The Fisherman’s Daughter’s Story
The fisherman’s daughter’s story is from the 1940s and told by Rigmor, a 15-year-old girl:

Being a fisherman is not a game.

As the daughter of a Bornholm fishing family, I know how laboriously the fishermen of Bornholm work.
In the summer, for the most part, only herring is fished.
The boat sails out around 4pm and returns around 2am at night.

If the catch is large and the nets are full, the fishermen immediately head home to wake their wives and older daughters so they can help pull the fish from the nets. And that is actually what I want to tell you about.
My father was a fisherman in Allinge.
When his boat returned in the middle of the night, he would come and wake me up with these words:
“We have a lot of herring today, Rigmor! Think you can hurry down and help a little with pulling them from the net?!”

In my drowsy state, I heard the words but thought they sounded so strange. I didn’t know whether to believe what I’d heard, but after collecting myself, I was completely awake and clothed.

I would then sneak down the steps in my stockings and into the kitchen for a bite to eat.

Once I was done eating, I would grab my herring apron and wooden clogs, which were always stored in the corner cabinet in the entrance hall.

In the quiet of the night, I made my way to the harbour - a couple minutes’ walk from home.

Whether it was because of the time of day, wooden clogs or my own sleepy state is difficult to say, but my legs felt so strange walking down that path.

Everything around me was sound asleep, and I heard the gentle lapping of the waves against the rocks.
The harbour, where I could glimpse a lively commotion underway, came nearer - slowly.

Soon after, I began to hear the voices. With a “good morning” reciprocated by several waking voices, I glided between the fishermen and their wives until I was next to my father, who hung up netting over the beam on the picking device for me.

It was a pleasure to see the herring fall quickly off the net and fill the basket.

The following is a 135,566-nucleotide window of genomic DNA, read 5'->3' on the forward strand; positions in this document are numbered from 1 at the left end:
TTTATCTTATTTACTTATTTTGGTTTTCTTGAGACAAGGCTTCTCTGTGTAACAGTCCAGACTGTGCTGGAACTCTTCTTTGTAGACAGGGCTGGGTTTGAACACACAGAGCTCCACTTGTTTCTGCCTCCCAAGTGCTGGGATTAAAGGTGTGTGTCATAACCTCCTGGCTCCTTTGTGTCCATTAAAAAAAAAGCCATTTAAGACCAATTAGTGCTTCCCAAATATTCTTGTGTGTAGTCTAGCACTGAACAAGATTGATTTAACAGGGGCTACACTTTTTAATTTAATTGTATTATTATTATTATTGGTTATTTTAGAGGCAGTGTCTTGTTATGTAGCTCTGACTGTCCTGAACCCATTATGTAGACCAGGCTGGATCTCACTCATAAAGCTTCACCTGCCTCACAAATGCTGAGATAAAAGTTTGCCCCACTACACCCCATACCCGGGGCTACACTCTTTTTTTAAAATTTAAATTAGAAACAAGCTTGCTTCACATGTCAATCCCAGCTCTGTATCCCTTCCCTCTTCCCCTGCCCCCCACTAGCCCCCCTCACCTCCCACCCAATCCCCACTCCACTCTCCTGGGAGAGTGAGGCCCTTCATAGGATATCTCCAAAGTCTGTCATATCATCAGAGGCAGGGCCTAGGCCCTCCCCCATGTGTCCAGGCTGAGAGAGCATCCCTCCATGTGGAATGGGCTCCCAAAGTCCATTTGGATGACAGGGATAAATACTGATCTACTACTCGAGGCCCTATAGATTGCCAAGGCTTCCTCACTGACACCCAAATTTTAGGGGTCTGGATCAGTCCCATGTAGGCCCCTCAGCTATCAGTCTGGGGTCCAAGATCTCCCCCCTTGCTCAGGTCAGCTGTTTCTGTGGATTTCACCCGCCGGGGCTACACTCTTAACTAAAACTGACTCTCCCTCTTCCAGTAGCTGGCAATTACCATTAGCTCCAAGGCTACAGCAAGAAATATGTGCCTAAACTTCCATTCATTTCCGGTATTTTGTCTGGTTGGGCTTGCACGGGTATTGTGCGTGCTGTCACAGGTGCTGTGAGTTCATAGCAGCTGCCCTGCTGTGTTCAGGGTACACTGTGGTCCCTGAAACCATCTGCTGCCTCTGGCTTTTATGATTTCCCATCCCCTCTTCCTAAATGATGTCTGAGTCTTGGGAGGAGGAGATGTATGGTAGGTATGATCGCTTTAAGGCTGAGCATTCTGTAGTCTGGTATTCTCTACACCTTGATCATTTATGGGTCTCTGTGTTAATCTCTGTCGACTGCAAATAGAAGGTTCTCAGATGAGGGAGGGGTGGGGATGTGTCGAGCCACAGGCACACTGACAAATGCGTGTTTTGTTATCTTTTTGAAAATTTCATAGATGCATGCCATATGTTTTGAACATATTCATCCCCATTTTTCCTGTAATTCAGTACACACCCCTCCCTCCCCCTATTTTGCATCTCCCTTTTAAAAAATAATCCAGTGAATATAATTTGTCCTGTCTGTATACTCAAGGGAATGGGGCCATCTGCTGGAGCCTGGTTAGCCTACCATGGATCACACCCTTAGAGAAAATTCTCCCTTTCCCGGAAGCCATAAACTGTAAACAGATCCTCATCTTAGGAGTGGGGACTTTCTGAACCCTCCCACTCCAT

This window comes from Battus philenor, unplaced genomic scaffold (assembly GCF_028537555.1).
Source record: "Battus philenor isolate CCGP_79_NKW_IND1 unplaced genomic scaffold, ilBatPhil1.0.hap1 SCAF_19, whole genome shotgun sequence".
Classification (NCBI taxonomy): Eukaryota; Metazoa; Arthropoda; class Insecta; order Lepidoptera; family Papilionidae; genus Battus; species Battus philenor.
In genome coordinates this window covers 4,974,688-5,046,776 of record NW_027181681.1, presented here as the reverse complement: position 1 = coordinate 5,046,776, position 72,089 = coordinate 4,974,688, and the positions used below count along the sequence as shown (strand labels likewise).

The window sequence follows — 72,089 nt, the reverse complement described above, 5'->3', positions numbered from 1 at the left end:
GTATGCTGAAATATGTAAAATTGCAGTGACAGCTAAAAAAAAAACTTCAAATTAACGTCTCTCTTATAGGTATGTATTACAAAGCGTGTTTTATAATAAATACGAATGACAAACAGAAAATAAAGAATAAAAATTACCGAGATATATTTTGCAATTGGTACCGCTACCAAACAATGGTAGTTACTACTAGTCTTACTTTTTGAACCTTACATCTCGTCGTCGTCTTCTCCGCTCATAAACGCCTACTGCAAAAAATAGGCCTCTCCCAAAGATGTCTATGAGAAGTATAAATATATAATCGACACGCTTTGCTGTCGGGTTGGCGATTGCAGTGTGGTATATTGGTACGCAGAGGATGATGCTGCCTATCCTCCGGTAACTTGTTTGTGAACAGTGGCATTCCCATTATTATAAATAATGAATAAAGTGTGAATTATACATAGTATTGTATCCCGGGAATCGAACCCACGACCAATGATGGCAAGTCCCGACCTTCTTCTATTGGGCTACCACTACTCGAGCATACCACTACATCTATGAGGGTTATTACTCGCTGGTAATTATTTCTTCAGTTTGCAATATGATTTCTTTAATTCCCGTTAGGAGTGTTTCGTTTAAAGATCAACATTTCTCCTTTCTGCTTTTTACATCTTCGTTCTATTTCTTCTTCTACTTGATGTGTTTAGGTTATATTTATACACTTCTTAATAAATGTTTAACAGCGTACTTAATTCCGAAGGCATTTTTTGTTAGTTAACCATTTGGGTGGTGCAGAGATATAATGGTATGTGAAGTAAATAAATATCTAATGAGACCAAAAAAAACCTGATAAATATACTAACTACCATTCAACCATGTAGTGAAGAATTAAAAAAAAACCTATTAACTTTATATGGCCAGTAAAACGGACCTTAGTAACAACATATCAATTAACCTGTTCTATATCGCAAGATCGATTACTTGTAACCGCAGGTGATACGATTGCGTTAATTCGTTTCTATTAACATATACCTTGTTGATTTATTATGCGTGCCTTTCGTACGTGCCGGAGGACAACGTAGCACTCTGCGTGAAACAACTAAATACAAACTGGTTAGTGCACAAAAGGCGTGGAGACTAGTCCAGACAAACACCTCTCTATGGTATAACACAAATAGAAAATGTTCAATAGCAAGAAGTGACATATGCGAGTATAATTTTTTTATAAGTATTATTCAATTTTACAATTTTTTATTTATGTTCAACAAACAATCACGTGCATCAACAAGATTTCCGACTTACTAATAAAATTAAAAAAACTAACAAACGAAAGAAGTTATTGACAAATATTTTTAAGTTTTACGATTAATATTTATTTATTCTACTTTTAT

But it’s not as easy as it would seem, for every single herring is stuck with its gills in a small mesh.
It requires a special movement of the fingers to avoid separating the herring from its head or ripping the net.

But practice makes perfect, and as the baskets slowly filled with herring, we talked of everything and nothing.

We stood there as the hours passed. People out in the town began to emerge.
The came down to the harbour to talk with the fishermen, to hear how many herring there were and stand around for a bit to watch our fingers in action.
We could, in those early morning hours, end up feeling a little stiff; but that would subside as soon as the Sun rose and the night gave way to day.

It was actually quite a festive and special event if there were a lot of herring, because then our mother would make a coffee basket for us.

One of the younger siblings would bring it and fetch some 6 øre [Danish pence] pastries. Oh, how yummy they were.

By then, we were up to our arms in herring gills.
When the coffee arrived, we would pull a bucket of water from the harbour and wash ourselves clean.
The children would poke bout, have some pastries and a bit of coffee.
They would also gather up “kattasil” - herring that had fallen apart. And then they would run home with their mugs and herring.

We would finish sometime in the late morning, and I would be free to go home after doing the accounts with my father - regarding the working hours.

On the way home, my legs felt as they had on the way down to the harbour.
They were stiff from standing so rigidly for so long. But by now, the Sun was high in the sky.

It warmed and shined down on all the busy people of the town and the many strangers who were holidaying and strolling around the streets and on the beach.